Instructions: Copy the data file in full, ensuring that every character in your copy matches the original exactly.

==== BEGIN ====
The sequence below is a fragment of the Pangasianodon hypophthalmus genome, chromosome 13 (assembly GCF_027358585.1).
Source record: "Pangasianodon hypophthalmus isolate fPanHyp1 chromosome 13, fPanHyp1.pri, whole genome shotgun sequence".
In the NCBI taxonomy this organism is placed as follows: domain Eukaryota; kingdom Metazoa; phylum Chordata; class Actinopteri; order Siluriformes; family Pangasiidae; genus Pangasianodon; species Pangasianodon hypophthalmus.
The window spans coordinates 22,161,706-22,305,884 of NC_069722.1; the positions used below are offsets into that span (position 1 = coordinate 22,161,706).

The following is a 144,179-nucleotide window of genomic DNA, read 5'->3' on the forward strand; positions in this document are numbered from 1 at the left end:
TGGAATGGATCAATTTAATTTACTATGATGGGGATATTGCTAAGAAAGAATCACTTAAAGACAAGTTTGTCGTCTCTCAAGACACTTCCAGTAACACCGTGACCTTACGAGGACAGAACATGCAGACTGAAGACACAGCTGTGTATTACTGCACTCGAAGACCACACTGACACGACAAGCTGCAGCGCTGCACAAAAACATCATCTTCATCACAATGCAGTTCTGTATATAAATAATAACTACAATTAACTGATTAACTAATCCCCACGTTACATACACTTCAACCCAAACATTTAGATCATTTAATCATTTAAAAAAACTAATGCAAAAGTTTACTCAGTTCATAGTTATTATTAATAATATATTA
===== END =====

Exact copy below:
The sequence below is a fragment of the Pangasianodon hypophthalmus genome, chromosome 13 (assembly GCF_027358585.1).
Source record: "Pangasianodon hypophthalmus isolate fPanHyp1 chromosome 13, fPanHyp1.pri, whole genome shotgun sequence".
In the NCBI taxonomy this organism is placed as follows: domain Eukaryota; kingdom Metazoa; phylum Chordata; class Actinopteri; order Siluriformes; family Pangasiidae; genus Pangasianodon; species Pangasianodon hypophthalmus.
The window spans coordinates 22,161,706-22,305,884 of NC_069722.1; the positions used below are offsets into that span (position 1 = coordinate 22,161,706).

The following is a 144,179-nucleotide window of genomic DNA, read 5'->3' on the forward strand; positions in this document are numbered from 1 at the left end:
TGGAATGGATCAATTTAATTTACTATGATGGGGATATTGCTAAGAAAGAATCACTTAAAGACAAGTTTGTCGTCTCTCAAGACACTTCCAGTAACACCGTGACCTTACGAGGACAGAACATGCAGACTGAAGACACAGCTGTGTATTACTGCACTCGAAGACCACACTGACACGACAAGCTGCAGCGCTGCACAAAAACATCATCTTCATCACAATGCAGTTCTGTATATAAATAATAACTACAATTAACTGATTAACTAATCCCCACGTTACATACACTTCAACCCAAACATTTAGATCATTTAATCATTTAAAAAAACTAATGCAAAAGTTTACTCAGTTCATAGTTATTATTAATAATATATTA